Reflection for Divine Mercy Sunday, April 24, 2022

April 19, 2022 | By Bishop Roy E. Campbell, Jr.

“Blessed are those who have not seen and have believed.”

Have you watched the quiz show Jeopardy? Have you noticed the expressions of the contestants when they get, what seems like an obvious question wrong? You can almost feel them wanting another chance to give the correct answer. Growing up, I used to hear my Godmother say, “Don’t be a Doubting Thomas.” I had no idea what that meant, or where the expression came from. Well, in today’s Gospel, Thomas doubts that the Lord is truly risen. Not only is his Lord truly risen, but He will give Thomas another chance to believe.

Earlier in John’s Gospel, as Jesus prepared to return to Judea, to raise His friend Lazarus from the dead, His disciples warned Him of the Jews’ intention to kill Him. Thomas did not doubt what Jesus could do, and was full of confidence when he said, “Let us also go to die with him.” Yet today Thomas is away when our Lord first appears to the other Apostles.

Thomas’ confidence seems rooted in what he knows, what he has seen. Thomas is full of false confidence, and lacking faith, because he doubted that Jesus had risen from the dead, when his fellow Apostles told him that Jesus had appeared to them. Thomas doubted his faith, because he had not seen Jesus, himself. “Unless I see the mark of the nails in his hands and put my finger into the nail marks and put my hand into his side, I will not believe.”

When Jesus appeared to the Apostles again, He brought His lost sheep, Thomas back to His flock when He said, “Put your finger here and see my hands, and bring your hand and put it into my side, and do not be unbelieving, but believe.” Thomas again believed saying, “My Lord and my God!”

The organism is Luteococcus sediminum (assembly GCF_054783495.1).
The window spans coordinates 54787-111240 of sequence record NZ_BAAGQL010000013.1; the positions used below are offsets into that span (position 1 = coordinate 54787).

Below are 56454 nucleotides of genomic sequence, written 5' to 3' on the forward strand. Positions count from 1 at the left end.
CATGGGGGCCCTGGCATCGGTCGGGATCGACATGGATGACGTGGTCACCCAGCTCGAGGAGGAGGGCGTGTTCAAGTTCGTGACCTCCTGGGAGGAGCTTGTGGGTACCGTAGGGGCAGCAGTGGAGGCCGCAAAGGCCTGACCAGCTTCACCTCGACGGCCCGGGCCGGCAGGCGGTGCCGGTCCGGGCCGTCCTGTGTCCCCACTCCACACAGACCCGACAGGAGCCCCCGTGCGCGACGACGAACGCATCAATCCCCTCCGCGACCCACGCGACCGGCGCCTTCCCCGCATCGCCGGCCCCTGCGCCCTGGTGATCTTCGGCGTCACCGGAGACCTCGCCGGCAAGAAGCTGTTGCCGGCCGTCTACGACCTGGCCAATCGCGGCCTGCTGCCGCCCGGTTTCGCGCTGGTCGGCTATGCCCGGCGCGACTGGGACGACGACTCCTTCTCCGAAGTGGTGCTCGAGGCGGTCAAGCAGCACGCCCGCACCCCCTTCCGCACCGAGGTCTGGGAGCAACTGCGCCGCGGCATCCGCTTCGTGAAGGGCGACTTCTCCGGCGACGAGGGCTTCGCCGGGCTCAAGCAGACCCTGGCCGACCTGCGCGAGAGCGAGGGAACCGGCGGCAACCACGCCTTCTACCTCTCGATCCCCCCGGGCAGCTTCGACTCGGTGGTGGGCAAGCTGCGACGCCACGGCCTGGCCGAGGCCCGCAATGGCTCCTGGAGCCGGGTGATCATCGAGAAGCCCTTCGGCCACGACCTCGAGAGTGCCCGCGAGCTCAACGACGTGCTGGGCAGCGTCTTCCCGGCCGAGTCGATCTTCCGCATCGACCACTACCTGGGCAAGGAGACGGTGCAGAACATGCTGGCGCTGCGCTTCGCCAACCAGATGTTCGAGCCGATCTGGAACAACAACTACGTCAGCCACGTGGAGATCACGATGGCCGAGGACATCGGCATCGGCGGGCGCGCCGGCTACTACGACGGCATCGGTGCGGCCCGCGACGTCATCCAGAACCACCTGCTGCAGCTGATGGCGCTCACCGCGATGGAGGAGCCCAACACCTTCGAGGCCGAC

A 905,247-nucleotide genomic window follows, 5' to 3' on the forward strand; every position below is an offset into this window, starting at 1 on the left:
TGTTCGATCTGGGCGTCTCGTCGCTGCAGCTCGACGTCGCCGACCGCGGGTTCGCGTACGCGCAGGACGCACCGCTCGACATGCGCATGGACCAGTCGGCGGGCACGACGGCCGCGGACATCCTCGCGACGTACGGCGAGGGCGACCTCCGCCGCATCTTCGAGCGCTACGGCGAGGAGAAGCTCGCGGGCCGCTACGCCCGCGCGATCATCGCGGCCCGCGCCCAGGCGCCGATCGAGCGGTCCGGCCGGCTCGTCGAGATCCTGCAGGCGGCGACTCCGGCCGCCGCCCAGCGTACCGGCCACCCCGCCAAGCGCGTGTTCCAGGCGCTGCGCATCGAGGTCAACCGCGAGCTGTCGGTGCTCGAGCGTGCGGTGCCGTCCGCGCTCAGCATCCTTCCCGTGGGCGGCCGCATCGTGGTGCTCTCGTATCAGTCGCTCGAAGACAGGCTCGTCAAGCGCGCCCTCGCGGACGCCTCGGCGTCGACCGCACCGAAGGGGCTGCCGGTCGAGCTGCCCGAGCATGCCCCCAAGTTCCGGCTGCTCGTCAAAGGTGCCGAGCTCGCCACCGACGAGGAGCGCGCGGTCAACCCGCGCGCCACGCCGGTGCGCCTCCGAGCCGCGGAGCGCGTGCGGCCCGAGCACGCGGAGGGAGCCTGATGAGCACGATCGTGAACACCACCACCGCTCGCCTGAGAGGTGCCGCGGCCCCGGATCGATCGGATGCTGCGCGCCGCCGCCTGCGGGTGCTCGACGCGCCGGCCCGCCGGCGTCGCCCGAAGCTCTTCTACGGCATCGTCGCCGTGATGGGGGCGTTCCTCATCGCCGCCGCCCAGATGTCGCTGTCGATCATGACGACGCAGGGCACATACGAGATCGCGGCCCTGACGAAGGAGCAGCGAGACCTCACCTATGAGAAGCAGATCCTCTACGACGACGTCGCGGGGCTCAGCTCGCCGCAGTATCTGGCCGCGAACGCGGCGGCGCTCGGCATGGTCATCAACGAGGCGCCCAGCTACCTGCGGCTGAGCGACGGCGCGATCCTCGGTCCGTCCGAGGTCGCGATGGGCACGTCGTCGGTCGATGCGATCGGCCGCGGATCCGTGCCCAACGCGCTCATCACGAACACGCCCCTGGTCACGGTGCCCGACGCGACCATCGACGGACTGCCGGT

Today is Divine Mercy Sunday and Jesus calls us not to be like “Doubting Thomas.” If we believe in the miracles He did in the Scriptures, then we should believe in the mercy of His miracles (big & small) that He performs in our lives every day. When we have doubt, Jesus says to us, do not be unbelieving, but believe in my Divine Mercy. We take advantage of His Divine Mercy in the Sacrament of Reconciliation. When we leave that Sacrament, we believe that we have received God’s mercy.

Divine Mercy Sunday reminds us that God not only wants us to receive His mercy, but to also show mercy to others. In fact, we must forgive others for us to be forgiven! Jesus taught us that in The Lord’s Prayer, “forgive us our trespasses as we forgive those who trespass against us.” Let us always be willing to forgive, as God is always willing to forgive us.

– Bishop Roy Campbell

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